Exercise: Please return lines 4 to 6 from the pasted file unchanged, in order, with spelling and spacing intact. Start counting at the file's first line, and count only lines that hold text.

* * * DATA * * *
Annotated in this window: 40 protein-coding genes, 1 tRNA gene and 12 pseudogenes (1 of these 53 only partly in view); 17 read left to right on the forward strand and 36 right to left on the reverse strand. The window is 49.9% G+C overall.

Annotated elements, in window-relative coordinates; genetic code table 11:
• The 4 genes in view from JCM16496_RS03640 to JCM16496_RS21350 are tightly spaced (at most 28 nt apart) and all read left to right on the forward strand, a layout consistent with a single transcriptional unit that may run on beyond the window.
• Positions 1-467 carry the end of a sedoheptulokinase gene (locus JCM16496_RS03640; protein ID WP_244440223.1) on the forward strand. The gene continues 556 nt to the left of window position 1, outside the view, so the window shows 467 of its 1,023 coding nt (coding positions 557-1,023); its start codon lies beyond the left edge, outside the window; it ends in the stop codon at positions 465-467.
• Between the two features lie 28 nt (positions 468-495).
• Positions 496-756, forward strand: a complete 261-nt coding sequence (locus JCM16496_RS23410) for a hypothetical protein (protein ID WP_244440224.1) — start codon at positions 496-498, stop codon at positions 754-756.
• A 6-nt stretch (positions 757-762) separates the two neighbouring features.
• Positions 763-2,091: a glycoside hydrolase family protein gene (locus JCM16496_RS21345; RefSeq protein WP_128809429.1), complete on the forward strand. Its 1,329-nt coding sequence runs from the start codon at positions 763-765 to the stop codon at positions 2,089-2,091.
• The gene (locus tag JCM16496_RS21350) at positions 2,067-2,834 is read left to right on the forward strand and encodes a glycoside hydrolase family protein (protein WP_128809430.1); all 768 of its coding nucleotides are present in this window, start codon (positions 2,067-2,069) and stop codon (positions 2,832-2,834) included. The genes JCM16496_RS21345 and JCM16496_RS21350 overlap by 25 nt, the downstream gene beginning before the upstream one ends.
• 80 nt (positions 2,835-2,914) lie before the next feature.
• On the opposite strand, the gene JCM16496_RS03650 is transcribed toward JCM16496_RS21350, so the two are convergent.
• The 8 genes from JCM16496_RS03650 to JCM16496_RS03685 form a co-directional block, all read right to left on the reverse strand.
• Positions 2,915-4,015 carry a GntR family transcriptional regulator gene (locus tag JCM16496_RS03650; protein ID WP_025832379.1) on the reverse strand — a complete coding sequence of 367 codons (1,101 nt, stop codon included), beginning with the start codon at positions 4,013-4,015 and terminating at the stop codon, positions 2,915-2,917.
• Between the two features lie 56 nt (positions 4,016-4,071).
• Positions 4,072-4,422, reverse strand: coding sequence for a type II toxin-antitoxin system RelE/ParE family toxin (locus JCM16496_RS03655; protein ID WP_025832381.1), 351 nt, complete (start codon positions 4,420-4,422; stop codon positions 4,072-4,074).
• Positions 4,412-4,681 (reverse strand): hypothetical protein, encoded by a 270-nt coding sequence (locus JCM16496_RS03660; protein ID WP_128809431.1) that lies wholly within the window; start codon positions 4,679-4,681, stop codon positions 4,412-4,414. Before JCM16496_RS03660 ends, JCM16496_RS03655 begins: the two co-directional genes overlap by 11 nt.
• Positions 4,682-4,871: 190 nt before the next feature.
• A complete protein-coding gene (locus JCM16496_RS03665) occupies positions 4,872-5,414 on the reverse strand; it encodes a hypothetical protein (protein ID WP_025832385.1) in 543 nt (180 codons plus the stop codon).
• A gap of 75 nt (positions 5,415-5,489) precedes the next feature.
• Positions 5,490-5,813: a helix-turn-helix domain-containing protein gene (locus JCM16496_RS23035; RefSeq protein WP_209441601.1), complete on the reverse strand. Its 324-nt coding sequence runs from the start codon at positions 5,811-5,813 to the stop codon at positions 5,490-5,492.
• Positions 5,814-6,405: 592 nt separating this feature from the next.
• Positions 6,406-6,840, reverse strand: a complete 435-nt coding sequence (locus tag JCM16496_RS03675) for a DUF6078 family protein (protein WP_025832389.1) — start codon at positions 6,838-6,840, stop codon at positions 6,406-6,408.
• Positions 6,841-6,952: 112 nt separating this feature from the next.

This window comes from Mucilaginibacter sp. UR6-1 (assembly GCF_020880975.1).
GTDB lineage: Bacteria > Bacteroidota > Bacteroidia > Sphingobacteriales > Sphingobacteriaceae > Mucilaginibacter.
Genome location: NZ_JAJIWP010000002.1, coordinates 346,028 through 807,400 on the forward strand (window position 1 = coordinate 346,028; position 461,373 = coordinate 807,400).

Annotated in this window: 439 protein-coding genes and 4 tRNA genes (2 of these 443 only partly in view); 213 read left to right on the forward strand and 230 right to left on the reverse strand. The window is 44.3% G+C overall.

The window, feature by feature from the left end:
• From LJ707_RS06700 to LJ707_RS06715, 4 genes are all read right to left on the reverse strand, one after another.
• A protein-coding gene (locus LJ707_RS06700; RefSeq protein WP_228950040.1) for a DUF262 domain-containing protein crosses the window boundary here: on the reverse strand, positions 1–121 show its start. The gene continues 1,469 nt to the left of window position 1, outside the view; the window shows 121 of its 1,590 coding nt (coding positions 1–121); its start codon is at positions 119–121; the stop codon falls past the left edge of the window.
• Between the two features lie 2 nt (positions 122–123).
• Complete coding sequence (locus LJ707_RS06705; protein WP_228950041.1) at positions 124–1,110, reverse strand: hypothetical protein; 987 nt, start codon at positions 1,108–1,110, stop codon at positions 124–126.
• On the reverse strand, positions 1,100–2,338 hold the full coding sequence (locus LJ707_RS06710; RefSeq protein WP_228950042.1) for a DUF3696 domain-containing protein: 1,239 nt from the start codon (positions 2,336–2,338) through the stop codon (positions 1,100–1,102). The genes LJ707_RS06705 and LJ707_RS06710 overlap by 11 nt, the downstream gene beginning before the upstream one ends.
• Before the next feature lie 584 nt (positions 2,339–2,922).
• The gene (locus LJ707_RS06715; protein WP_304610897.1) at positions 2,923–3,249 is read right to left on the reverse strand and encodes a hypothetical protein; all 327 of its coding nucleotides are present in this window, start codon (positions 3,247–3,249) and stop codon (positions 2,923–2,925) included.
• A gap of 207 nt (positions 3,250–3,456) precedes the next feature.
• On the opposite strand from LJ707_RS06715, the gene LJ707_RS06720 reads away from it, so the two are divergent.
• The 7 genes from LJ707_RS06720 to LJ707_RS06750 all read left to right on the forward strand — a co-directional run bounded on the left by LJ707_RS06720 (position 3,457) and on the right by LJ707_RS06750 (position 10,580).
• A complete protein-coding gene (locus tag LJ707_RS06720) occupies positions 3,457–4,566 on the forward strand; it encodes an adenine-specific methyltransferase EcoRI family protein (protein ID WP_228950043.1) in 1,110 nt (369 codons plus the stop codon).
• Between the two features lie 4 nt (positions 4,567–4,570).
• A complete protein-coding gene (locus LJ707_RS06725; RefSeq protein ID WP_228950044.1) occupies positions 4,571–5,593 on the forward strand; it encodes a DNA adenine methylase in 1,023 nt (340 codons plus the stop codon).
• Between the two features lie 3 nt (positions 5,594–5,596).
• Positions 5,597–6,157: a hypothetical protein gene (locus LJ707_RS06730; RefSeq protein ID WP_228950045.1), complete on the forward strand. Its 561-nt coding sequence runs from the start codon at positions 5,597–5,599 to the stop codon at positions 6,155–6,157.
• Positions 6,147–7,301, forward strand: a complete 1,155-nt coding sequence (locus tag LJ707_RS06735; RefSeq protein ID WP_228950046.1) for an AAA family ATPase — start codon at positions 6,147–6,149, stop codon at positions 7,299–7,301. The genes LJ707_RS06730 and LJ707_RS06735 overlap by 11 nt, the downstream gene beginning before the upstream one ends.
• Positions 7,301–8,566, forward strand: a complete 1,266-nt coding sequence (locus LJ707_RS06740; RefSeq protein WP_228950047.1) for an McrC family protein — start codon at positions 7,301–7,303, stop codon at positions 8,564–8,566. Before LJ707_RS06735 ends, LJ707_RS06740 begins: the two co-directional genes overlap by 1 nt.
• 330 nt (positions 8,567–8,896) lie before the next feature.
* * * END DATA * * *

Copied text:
• Positions 1-467 carry the end of a sedoheptulokinase gene (locus JCM16496_RS03640; protein ID WP_244440223.1) on the forward strand. The gene continues 556 nt to the left of window position 1, outside the view, so the window shows 467 of its 1,023 coding nt (coding positions 557-1,023); its start codon lies beyond the left edge, outside the window; it ends in the stop codon at positions 465-467.
• Between the two features lie 28 nt (positions 468-495).
• Positions 496-756, forward strand: a complete 261-nt coding sequence (locus JCM16496_RS23410) for a hypothetical protein (protein ID WP_244440224.1) — start codon at positions 496-498, stop codon at positions 754-756.